Wednesday, July 09, 2008

The Absurdity of International Climate Change Policy

Yesterday, the leaders of the G8 countries announced a break-through (of sorts) on international climate change policy. In exchange for getting the United States to agree to the relatively modest goal of reducing carbon emissions by 50% by 2050, the other members signed on to a statement that developing countries -- including China (now the leading producer of carbon emissions), India, Brazil, and Mexico -- need to cut their emissions as well.

But therein lies the rub. The developing countries do not feel that they should be required to cut their emissions, as they did not contribute to the current problem. In a statement, the five major developing countries announced that "It is essential that developed countries take the lead in achieving ambitious and absolute greenhouse gas emissions reductions," and that they rejected the notion that all should share in the 50-percent target, since it is wealthier countries that have created most of the environmental damage up to now.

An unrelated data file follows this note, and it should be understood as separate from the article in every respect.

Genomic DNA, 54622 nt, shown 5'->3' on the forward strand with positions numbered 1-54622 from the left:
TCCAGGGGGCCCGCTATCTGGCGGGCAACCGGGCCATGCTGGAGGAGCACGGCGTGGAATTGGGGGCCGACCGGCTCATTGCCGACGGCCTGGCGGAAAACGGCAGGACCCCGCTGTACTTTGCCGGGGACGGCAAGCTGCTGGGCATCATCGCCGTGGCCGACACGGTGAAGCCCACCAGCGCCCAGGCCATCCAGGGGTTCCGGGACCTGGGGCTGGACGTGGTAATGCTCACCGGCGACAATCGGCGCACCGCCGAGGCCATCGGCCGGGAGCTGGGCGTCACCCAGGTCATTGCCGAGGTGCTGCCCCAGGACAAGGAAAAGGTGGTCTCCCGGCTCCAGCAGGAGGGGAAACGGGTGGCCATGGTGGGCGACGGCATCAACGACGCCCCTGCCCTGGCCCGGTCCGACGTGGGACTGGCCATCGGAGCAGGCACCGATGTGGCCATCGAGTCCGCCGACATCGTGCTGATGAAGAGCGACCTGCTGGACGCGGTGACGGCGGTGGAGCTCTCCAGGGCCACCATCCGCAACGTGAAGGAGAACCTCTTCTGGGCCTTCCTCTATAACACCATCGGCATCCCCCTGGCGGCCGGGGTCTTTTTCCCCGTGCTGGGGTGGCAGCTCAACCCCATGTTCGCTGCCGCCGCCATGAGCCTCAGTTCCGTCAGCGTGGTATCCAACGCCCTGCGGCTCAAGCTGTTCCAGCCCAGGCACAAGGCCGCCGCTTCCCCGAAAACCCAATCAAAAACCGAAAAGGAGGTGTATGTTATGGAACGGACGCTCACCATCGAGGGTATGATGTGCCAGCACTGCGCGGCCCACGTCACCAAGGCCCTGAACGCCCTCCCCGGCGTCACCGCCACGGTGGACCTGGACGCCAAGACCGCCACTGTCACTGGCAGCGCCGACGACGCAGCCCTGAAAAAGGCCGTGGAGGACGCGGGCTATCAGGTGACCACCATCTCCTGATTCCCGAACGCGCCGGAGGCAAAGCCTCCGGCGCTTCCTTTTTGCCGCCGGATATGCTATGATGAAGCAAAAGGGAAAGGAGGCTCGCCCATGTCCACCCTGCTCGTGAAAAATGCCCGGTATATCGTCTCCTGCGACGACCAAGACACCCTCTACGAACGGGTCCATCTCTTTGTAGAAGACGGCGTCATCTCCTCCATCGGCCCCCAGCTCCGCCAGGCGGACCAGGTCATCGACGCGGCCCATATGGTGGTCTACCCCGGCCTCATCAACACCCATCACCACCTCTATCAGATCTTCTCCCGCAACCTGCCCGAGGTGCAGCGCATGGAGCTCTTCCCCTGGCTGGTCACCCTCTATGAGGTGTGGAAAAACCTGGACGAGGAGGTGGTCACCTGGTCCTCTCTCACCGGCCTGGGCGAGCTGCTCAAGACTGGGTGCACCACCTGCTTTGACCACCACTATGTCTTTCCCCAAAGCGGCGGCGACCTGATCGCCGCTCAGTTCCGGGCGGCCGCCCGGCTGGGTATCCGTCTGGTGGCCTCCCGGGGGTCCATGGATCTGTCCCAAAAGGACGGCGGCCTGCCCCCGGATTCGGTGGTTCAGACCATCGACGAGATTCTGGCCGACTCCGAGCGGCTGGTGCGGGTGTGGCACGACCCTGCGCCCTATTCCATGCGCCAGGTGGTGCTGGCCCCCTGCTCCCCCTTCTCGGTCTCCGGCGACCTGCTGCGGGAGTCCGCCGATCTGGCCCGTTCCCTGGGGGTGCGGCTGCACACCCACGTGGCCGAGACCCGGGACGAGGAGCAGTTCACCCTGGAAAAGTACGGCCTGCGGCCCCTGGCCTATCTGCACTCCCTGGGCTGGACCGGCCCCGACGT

This might be true in a moral sense. Certainly, the developed economies of the Western countries have produced more carbon that have those of the developing nations. But morality doesn't count for much in politics. If the developing countries refuse to cut their emissions, political theory tells us that the developed states will be hesitant to do so, for fear of losing their edge and seeing their relative power diminish. Ultimately, the environment is a massive tragedy of the commons, in which the absence of over-arching regulatory authority means that a public good gets overused, as no actor will restrain his use of the commons while other actors remain free to exploit it. Why should the US damage its own economy if China remains free to pollute? China will enjoy the gains of a better environment, without paying the costs, while the US will pay the costs without reaping the full benefits, due to China's continued polluting.

The international arena is not the best venue for producing global environmental change. The collective actions problems, as well as other barriers to action, are simply too large. As states like California have recently developed, the best strategy is to focus on local change, and to allow other mechanisms to spread the successful innovations and developments to other parts of the country and the world. The international system is far too anarchic and power-based to expect any real progress.

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